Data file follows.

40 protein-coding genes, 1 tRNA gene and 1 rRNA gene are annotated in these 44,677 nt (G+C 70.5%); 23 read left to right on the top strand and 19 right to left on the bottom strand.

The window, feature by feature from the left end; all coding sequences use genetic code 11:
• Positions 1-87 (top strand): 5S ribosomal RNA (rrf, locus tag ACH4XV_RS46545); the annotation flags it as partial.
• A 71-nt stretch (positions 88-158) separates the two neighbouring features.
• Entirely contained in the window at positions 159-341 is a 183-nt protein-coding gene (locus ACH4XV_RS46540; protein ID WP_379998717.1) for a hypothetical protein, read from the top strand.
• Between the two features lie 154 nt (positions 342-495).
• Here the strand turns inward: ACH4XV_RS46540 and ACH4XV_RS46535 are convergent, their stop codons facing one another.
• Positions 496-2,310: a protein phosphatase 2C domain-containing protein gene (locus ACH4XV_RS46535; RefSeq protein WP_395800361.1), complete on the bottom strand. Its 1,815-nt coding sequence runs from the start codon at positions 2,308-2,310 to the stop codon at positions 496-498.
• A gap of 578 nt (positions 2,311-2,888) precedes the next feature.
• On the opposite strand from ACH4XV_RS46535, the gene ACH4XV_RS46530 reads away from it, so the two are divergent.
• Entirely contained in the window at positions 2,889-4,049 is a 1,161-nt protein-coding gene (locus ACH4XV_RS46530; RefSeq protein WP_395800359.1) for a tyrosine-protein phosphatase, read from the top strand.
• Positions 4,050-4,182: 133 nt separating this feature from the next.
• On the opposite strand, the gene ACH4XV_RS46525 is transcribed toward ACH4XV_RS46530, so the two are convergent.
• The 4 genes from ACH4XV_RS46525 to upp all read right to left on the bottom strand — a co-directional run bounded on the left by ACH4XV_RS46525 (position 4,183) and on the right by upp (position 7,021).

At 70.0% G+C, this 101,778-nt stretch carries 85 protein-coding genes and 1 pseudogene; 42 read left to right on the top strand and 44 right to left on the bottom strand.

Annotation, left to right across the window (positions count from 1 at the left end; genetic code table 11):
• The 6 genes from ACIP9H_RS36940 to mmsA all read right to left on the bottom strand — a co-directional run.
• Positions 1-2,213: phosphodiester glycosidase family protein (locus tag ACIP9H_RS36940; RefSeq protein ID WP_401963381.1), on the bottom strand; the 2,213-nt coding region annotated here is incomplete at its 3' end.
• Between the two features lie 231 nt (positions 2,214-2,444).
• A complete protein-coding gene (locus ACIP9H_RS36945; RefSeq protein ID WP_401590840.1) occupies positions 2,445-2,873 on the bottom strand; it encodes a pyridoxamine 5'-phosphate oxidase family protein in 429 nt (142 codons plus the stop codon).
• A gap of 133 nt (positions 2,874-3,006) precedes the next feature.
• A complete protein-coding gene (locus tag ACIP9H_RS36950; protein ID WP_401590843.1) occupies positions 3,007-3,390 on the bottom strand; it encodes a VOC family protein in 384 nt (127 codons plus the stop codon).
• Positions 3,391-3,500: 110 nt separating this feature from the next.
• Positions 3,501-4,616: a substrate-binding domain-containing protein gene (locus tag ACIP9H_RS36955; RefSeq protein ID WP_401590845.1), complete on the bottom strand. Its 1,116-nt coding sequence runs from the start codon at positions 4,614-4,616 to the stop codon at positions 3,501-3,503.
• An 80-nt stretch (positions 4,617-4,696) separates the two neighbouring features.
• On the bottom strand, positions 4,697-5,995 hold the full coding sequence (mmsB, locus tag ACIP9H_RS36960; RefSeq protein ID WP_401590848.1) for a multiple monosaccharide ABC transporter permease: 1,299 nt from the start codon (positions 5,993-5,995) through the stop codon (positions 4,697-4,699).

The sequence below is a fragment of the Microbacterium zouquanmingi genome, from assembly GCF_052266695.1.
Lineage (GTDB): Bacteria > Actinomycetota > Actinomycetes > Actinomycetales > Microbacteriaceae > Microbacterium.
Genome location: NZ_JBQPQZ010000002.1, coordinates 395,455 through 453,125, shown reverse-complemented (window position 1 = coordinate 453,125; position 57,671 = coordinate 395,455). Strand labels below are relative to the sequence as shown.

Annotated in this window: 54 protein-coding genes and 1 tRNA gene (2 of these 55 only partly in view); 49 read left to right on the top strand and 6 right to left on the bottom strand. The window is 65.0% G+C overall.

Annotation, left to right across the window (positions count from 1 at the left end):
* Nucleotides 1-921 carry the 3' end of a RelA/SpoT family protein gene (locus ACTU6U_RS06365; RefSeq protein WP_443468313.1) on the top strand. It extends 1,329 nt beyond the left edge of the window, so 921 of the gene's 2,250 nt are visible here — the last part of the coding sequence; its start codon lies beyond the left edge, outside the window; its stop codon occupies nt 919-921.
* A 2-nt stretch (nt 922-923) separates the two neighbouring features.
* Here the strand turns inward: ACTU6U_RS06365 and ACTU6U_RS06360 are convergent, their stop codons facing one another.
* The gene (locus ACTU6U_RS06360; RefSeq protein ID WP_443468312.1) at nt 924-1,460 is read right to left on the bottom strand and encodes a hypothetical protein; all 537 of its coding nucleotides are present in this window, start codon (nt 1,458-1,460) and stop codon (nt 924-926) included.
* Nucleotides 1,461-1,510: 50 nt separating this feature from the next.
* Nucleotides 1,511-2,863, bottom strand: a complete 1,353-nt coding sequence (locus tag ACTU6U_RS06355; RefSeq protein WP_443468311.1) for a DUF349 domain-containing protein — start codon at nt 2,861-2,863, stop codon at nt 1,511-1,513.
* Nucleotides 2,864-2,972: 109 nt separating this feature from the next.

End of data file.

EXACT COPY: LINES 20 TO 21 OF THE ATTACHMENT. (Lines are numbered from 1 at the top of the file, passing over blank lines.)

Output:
• A complete protein-coding gene (locus ACIP9H_RS36945; RefSeq protein ID WP_401590840.1) occupies positions 2,445-2,873 on the bottom strand; it encodes a pyridoxamine 5'-phosphate oxidase family protein in 429 nt (142 codons plus the stop codon).
• A gap of 133 nt (positions 2,874-3,006) precedes the next feature.